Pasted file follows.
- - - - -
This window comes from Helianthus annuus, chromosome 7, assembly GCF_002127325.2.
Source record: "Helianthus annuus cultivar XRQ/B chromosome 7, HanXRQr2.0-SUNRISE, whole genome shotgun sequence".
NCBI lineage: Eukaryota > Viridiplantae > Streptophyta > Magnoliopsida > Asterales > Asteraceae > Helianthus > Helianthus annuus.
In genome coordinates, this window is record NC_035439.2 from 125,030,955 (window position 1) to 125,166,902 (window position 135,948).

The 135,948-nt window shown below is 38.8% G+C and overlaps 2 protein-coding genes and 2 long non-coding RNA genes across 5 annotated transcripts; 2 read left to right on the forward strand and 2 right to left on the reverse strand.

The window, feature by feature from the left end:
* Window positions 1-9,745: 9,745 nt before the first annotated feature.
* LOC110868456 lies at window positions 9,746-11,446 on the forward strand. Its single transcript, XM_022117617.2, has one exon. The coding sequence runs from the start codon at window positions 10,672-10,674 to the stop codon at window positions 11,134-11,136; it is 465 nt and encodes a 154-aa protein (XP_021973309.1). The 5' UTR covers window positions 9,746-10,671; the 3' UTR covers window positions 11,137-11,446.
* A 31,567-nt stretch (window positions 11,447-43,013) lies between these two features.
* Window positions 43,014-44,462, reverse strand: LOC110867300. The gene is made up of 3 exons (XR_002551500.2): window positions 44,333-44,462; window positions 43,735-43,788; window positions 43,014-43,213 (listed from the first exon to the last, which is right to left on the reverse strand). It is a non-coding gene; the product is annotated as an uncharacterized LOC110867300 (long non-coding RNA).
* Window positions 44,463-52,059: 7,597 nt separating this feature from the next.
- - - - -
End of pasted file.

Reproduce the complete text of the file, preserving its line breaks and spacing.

This window comes from Helianthus annuus, chromosome 7, assembly GCF_002127325.2.
Source record: "Helianthus annuus cultivar XRQ/B chromosome 7, HanXRQr2.0-SUNRISE, whole genome shotgun sequence".
NCBI lineage: Eukaryota > Viridiplantae > Streptophyta > Magnoliopsida > Asterales > Asteraceae > Helianthus > Helianthus annuus.
In genome coordinates, this window is record NC_035439.2 from 125,030,955 (window position 1) to 125,166,902 (window position 135,948).

The 135,948-nt window shown below is 38.8% G+C and overlaps 2 protein-coding genes and 2 long non-coding RNA genes across 5 annotated transcripts; 2 read left to right on the forward strand and 2 right to left on the reverse strand.

The window, feature by feature from the left end:
* Window positions 1-9,745: 9,745 nt before the first annotated feature.
* LOC110868456 lies at window positions 9,746-11,446 on the forward strand. Its single transcript, XM_022117617.2, has one exon. The coding sequence runs from the start codon at window positions 10,672-10,674 to the stop codon at window positions 11,134-11,136; it is 465 nt and encodes a 154-aa protein (XP_021973309.1). The 5' UTR covers window positions 9,746-10,671; the 3' UTR covers window positions 11,137-11,446.
* A 31,567-nt stretch (window positions 11,447-43,013) lies between these two features.
* Window positions 43,014-44,462, reverse strand: LOC110867300. The gene is made up of 3 exons (XR_002551500.2): window positions 44,333-44,462; window positions 43,735-43,788; window positions 43,014-43,213 (listed from the first exon to the last, which is right to left on the reverse strand). It is a non-coding gene; the product is annotated as an uncharacterized LOC110867300 (long non-coding RNA).
* Window positions 44,463-52,059: 7,597 nt separating this feature from the next.